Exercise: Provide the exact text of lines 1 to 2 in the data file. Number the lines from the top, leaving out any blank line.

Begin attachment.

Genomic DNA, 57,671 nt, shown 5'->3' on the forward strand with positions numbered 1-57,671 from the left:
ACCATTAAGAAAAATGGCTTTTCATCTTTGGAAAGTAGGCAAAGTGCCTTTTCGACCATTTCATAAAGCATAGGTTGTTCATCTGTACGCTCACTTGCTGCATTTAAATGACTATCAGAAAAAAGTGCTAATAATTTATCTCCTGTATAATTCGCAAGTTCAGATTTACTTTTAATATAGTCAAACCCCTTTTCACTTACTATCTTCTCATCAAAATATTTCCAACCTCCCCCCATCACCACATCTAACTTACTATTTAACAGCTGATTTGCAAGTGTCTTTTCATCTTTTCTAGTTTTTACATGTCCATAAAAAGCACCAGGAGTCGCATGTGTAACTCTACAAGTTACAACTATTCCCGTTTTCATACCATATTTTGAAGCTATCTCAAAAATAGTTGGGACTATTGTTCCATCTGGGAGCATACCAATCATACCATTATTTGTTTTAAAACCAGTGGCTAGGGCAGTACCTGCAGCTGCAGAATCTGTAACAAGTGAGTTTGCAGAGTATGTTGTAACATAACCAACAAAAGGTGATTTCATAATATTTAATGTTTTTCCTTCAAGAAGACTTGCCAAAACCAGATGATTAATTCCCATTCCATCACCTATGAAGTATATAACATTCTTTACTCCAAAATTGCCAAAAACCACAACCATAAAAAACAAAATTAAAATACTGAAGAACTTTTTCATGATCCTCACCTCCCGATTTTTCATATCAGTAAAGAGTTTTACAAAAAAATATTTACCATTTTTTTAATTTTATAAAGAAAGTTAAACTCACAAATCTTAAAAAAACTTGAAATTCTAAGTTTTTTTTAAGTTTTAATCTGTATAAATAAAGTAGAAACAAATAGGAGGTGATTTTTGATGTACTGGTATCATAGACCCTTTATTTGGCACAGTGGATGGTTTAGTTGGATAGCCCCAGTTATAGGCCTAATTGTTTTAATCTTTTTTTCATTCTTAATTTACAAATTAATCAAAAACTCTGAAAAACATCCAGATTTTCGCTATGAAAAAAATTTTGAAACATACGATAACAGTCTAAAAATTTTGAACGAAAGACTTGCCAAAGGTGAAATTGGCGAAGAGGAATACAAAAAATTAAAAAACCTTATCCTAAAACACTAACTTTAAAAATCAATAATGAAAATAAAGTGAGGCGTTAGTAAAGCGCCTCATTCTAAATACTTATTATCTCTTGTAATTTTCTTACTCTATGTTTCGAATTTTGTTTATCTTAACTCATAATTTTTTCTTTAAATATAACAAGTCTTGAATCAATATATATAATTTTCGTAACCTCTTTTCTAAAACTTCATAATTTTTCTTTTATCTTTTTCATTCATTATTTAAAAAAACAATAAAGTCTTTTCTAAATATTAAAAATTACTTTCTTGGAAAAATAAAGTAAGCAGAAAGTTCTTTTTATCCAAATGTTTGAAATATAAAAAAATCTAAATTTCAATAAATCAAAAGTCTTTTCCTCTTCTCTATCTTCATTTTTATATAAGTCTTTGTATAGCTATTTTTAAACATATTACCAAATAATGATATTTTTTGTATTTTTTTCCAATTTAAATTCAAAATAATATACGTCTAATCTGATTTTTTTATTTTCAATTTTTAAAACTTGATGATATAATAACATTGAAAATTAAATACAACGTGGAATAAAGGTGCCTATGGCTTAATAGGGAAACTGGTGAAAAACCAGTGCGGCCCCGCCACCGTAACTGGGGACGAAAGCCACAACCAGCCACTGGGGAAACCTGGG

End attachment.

Genomic DNA, 57,671 nt, shown 5'->3' on the forward strand with positions numbered 1-57,671 from the left:
ACCATTAAGAAAAATGGCTTTTCATCTTTGGAAAGTAGGCAAAGTGCCTTTTCGACCATTTCATAAAGCATAGGTTGTTCATCTGTACGCTCACTTGCTGCATTTAAATGACTATCAGAAAAAAGTGCTAATAATTTATCTCCTGTATAATTCGCAAGTTCAGATTTACTTTTAATATAGTCAAACCCCTTTTCACTTACTATCTTCTCATCAAAATATTTCCAACCTCCCCCCATCACCACATCTAACTTACTATTTAACAGCTGATTTGCAAGTGTCTTTTCATCTTTTCTAGTTTTTACATGTCCATAAAAAGCACCAGGAGTCGCATGTGTAACTCTACAAGTTACAACTATTCCCGTTTTCATACCATATTTTGAAGCTATCTCAAAAATAGTTGGGACTATTGTTCCATCTGGGAGCATACCAATCATACCATTATTTGTTTTAAAACCAGTGGCTAGGGCAGTACCTGCAGCTGCAGAATCTGTAACAAGTGAGTTTGCAGAGTATGTTGTAACATAACCAACAAAAGGTGATTTCATAATATTTAATGTTTTTCCTTCAAGAAGACTTGCCAAAACCAGATGATTAATTCCCATTCCATCACCTATGAAGTATATAACATTCTTTACTCCAAAATTGCCAAAAACCACAACCATAAAAAACAAAATTAAAATACTGAAGAACTTTTTCATGATCCTCACCTCCCGATTTTTCATATCAGTAAAGAGTTTTACAAAAAAATATTTACCATTTTTTTAATTTTATAAAGAAAGTTAAACTCACAAATCTTAAAAAAACTTGAAATTCTAAGTTTTTTTTAAGTTTTAATCTGTATAAATAAAGTAGAAACAAATAGGAGGTGATTTTTGATGTACTGGTATCATAGACCCTTTATTTGGCACAGTGGATGGTTTAGTTGGATAGCCCCAGTTATAGGCCTAATTGTTTTAATCTTTTTTTCATTCTTAATTTACAAATTAATCAAAAACTCTGAAAAACATCCAGATTTTCGCTATGAAAAAAATTTTGAAACATACGATAACAGTCTAAAAATTTTGAACGAAAGACTTGCCAAAGGTGAAATTGGCGAAGAGGAATACAAAAAATTAAAAAACCTTATCCTAAAACACTAACTTTAAAAATCAATAATGAAAATAAAGTGAGGCGTTAGTAAAGCGCCTCATTCTAAATACTTATTATCTCTTGTAATTTTCTTACTCTATGTTTCGAATTTTGTTTATCTTAACTCATAATTTTTTCTTTAAATATAACAAGTCTTGAATCAATATATATAATTTTCGTAACCTCTTTTCTAAAACTTCATAATTTTTCTTTTATCTTTTTCATTCATTATTTAAAAAAACAATAAAGTCTTTTCTAAATATTAAAAATTACTTTCTTGGAAAAATAAAGTAAGCAGAAAGTTCTTTTTATCCAAATGTTTGAAATATAAAAAAATCTAAATTTCAATAAATCAAAAGTCTTTTCCTCTTCTCTATCTTCATTTTTATATAAGTCTTTGTATAGCTATTTTTAAACATATTACCAAATAATGATATTTTTTGTATTTTTTTCCAATTTAAATTCAAAATAATATACGTCTAATCTGATTTTTTTATTTTCAATTTTTAAAACTTGATGATATAATAACATTGAAAATTAAATACAACGTGGAATAAAGGTGCCTATGGCTTAATAGGGAAACTGGTGAAAAACCAGTGCGGCCCCGCCACCGTAACTGGGGACGAAAGCCACAACCAGCCACTGGGGAAACCTGGG